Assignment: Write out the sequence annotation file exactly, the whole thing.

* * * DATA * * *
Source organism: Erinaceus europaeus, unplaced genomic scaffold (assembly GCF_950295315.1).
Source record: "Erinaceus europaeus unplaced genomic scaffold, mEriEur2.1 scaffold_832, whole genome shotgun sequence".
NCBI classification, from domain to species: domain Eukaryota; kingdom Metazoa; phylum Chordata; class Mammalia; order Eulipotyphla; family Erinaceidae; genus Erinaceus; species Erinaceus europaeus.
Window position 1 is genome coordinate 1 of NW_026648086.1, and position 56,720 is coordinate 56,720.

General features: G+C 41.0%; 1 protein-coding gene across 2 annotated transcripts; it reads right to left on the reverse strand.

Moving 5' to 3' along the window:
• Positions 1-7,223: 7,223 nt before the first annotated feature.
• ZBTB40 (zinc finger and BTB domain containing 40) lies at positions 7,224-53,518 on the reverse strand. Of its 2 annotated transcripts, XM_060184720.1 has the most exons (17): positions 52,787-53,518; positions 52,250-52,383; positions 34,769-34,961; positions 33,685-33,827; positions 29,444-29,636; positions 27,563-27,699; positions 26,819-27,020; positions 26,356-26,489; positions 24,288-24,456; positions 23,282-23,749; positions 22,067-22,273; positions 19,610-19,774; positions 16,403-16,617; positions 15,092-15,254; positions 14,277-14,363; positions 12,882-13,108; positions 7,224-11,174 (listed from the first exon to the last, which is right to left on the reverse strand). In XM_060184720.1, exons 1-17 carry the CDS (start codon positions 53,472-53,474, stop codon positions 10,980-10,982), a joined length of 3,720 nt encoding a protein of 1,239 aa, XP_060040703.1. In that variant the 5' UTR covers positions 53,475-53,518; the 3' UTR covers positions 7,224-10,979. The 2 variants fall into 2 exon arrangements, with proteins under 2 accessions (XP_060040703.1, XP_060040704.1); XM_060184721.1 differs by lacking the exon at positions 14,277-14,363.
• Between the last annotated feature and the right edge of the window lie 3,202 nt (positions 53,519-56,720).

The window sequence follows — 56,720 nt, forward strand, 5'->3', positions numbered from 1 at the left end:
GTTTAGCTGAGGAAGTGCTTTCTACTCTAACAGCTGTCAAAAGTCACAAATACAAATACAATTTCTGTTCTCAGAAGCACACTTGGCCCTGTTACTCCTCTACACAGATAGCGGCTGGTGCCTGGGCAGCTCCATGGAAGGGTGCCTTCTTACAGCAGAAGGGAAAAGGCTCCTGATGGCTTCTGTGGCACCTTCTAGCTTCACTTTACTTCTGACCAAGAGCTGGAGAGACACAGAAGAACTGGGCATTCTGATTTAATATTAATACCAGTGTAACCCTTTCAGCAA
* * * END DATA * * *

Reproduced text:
Source organism: Erinaceus europaeus, unplaced genomic scaffold (assembly GCF_950295315.1).
Source record: "Erinaceus europaeus unplaced genomic scaffold, mEriEur2.1 scaffold_832, whole genome shotgun sequence".
NCBI classification, from domain to species: domain Eukaryota; kingdom Metazoa; phylum Chordata; class Mammalia; order Eulipotyphla; family Erinaceidae; genus Erinaceus; species Erinaceus europaeus.
Window position 1 is genome coordinate 1 of NW_026648086.1, and position 56,720 is coordinate 56,720.

General features: G+C 41.0%; 1 protein-coding gene across 2 annotated transcripts; it reads right to left on the reverse strand.

Moving 5' to 3' along the window:
• Positions 1-7,223: 7,223 nt before the first annotated feature.
• ZBTB40 (zinc finger and BTB domain containing 40) lies at positions 7,224-53,518 on the reverse strand. Of its 2 annotated transcripts, XM_060184720.1 has the most exons (17): positions 52,787-53,518; positions 52,250-52,383; positions 34,769-34,961; positions 33,685-33,827; positions 29,444-29,636; positions 27,563-27,699; positions 26,819-27,020; positions 26,356-26,489; positions 24,288-24,456; positions 23,282-23,749; positions 22,067-22,273; positions 19,610-19,774; positions 16,403-16,617; positions 15,092-15,254; positions 14,277-14,363; positions 12,882-13,108; positions 7,224-11,174 (listed from the first exon to the last, which is right to left on the reverse strand). In XM_060184720.1, exons 1-17 carry the CDS (start codon positions 53,472-53,474, stop codon positions 10,980-10,982), a joined length of 3,720 nt encoding a protein of 1,239 aa, XP_060040703.1. In that variant the 5' UTR covers positions 53,475-53,518; the 3' UTR covers positions 7,224-10,979. The 2 variants fall into 2 exon arrangements, with proteins under 2 accessions (XP_060040703.1, XP_060040704.1); XM_060184721.1 differs by lacking the exon at positions 14,277-14,363.
• Between the last annotated feature and the right edge of the window lie 3,202 nt (positions 53,519-56,720).

The window sequence follows — 56,720 nt, forward strand, 5'->3', positions numbered from 1 at the left end:
GTTTAGCTGAGGAAGTGCTTTCTACTCTAACAGCTGTCAAAAGTCACAAATACAAATACAATTTCTGTTCTCAGAAGCACACTTGGCCCTGTTACTCCTCTACACAGATAGCGGCTGGTGCCTGGGCAGCTCCATGGAAGGGTGCCTTCTTACAGCAGAAGGGAAAAGGCTCCTGATGGCTTCTGTGGCACCTTCTAGCTTCACTTTACTTCTGACCAAGAGCTGGAGAGACACAGAAGAACTGGGCATTCTGATTTAATATTAATACCAGTGTAACCCTTTCAGCAA